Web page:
A favourite destination for hundreds of Chinese tourists daily is the sand and surf of Koh Lan, off Pattaya. (Post Today photo)
The government is stepping up efforts to woo back Chinese tourists following a series of recent negative incidents.
One of the measures suggested by the Tourism and Sports Minister, Weerasak Kowsurat, for cabinet approval, is granting Chinese tourists double entry visas over a six-month period.
Mr Weerasak was speaking on Monday after he met representatives from private tourism organisations and travel agencies to discuss the recent drop in numbers of Chinese tourists and strategies to draw them back to Thailand ahead of the high season.
He said the private sector has voiced concerns that foreign visitors, especially from China, might not visit this year due to several recent accidents.
On July 5, the Phoenix tourist boat capsized off Phuket, killing 47 Chinese passengers.
On Sept 20, a Chinese woman was found dead at the popular Ton Nga Chang waterfall in Songkhla’s Hat Yai district, in a case police are treating as murder.
A week later, a video went viral of a Chinese tourist quarrelling with a security guard, who was seen to throw a punch at them, at Don Mueang airport.
The latest case prompted Prime Minister Prayut Chan-o-cha to offer an apology for the incident and promise to send a letter to the tourist himself via the Chinese embassy.
According to Chinese news website CGTN, the attack took place after the Chinese traveller refused to pay 2,300 baht for a fast-track service, which the tourist believed was unreasonable. Chinese travellers are usually required to pay 2,000 baht for a visa on arrival.
Referring to the incident at Don Mueang airport, Mr Weerasak conceded Thailand’s image has been tested and it is now the time for all relevant agencies to improve, particularly the arrivals sections of airports, since many millions of foreign tourists come to Thailand every year.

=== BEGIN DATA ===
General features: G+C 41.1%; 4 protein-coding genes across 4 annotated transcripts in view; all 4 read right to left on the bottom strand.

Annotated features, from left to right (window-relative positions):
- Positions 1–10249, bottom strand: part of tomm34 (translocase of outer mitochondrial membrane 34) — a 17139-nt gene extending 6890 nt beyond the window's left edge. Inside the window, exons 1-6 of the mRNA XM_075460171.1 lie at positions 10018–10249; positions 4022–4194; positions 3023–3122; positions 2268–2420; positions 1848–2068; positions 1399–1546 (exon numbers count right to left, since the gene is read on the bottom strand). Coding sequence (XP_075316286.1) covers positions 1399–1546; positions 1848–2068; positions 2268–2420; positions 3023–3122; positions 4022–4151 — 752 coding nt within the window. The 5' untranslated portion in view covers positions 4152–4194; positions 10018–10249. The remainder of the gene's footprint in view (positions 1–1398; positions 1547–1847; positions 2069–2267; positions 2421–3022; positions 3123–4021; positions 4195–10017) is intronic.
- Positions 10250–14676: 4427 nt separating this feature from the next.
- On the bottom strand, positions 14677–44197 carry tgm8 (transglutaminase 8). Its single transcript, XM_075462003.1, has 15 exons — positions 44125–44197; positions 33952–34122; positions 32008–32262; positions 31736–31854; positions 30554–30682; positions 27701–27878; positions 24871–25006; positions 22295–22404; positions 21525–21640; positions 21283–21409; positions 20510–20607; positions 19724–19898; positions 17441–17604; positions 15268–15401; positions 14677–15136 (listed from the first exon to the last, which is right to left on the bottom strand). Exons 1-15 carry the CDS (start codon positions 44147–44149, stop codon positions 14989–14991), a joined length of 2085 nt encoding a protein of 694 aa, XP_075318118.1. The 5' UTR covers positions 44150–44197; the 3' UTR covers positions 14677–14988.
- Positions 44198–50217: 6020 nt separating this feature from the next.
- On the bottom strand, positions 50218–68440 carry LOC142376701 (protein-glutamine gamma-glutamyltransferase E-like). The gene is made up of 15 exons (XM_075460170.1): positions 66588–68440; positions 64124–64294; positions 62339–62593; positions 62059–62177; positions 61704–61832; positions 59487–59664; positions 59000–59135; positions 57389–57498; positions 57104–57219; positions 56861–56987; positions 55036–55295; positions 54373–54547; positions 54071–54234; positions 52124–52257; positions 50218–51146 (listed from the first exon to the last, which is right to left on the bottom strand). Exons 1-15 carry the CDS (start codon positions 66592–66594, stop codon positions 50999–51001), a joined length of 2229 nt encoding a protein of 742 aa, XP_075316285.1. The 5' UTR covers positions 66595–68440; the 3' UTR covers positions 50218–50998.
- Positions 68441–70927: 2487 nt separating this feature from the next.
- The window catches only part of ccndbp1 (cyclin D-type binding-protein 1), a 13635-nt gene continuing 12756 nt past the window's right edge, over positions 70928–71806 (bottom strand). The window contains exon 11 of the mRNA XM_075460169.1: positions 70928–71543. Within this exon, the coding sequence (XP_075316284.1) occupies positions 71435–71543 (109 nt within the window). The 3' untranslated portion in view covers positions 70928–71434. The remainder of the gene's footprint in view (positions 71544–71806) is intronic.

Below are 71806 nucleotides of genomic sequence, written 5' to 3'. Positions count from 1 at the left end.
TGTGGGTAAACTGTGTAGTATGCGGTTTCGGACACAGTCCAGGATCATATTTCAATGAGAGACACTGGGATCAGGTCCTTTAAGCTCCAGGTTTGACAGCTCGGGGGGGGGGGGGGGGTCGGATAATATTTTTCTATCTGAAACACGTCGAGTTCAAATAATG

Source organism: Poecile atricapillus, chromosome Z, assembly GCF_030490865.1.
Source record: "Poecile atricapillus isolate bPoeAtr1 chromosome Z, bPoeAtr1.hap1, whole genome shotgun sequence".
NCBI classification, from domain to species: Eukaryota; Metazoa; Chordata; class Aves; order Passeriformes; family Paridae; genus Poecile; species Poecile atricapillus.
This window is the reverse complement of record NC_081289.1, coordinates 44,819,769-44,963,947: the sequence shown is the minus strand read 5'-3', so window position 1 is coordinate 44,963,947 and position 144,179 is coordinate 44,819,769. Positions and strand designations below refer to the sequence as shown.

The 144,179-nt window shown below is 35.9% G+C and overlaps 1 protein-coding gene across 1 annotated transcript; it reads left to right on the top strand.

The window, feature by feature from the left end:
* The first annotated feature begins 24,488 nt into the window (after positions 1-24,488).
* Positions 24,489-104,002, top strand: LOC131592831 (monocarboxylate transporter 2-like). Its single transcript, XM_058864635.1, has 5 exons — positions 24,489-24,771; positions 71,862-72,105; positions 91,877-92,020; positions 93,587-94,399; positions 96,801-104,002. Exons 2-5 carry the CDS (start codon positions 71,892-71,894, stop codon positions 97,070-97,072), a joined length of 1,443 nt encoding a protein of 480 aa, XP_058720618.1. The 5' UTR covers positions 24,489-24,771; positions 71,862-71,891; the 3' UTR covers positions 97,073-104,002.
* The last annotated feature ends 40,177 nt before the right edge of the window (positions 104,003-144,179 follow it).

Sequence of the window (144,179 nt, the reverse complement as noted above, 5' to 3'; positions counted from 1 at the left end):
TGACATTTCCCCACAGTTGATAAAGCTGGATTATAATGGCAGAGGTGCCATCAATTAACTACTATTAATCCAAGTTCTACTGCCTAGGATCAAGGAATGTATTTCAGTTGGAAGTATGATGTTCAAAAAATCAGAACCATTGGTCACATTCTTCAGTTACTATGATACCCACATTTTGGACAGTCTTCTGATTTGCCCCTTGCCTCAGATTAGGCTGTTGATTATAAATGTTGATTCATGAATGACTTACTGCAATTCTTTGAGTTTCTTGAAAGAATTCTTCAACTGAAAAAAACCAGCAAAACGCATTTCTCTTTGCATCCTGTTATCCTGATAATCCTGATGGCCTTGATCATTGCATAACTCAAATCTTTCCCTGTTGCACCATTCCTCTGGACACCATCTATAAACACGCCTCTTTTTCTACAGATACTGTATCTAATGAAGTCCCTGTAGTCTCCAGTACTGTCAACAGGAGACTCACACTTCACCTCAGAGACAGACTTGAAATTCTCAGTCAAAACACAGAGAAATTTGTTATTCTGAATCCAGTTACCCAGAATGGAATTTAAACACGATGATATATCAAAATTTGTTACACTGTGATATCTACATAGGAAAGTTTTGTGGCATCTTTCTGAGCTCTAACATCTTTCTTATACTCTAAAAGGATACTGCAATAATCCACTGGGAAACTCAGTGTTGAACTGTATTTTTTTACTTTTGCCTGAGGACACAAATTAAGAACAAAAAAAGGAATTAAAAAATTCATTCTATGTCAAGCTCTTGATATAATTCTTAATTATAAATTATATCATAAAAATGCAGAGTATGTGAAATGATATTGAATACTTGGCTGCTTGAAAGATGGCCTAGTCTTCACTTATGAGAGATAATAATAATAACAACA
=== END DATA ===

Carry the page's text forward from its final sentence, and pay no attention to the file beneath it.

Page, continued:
“Systematic efforts must be made to ward off the problem of extra fees levied on arriving visitors,” he said, referring to rumours of bribes being accepted by officials to expedite procedures.
“The guard who attacked the Chinese tourist has already been suspended from duty and the Chinese authorities have been informed,” he said.
Chinese arrivals fell 12% month-on-month this August, from 983,212 to 867,461, figures from the Tourism and Sports Ministry show. But the total number of tourists from China still grew by 16% to 7.7 million from January to August over the same period last year.
The minister said Chinese arrivals also fell in various other countries, including Vietnam, Singapore and Japan, due to the country’s current economic problems lowering incomes.
An earlier forecast from the Tourism and Sports Ministry predicted arrivals from the mainland this year would increase from 9.8 million in 2017 to 10.9 million, surging to more than 11 million in 2019. In 2017, Chinese tourism contributed revenue of 561 billion baht to the Thai economy.
Gen Prayut meanwhile urged public and state officials to refrain from sharing the video of the airport guard attacking the Chinese tourist, saying that this would only be detrimental to the country’s image.
Referring to reports of bribes during the process of issuing visas on arrival, he said Pol Maj Gen Surachate Hakparn, the newly appointed Immigration Bureau (IB) commissioner, has stepped in to tackle the problem.
“I have given an instruction that those who commit this offence must be fired immediately,” said Gen Prayut.
Pol Maj Gen Surachate said officers will also bust brokers who have been accused of collecting extra fees from tour groups in addition to visa charges.
“No Tips” signboards will be installed in various spots at the airport, he said, insisting his bureau has no practice of collecting extra fees from travellers.
He admitted that in the past, tour agents bringing Chinese tourists into the country collected so-called tips, in addition to visa fees, and gave them to the IB officers. The tips were given as returns for facilitating the visa process without unnecessary delays, he said.
He said he had ordered bureau officers not to take such tips anymore.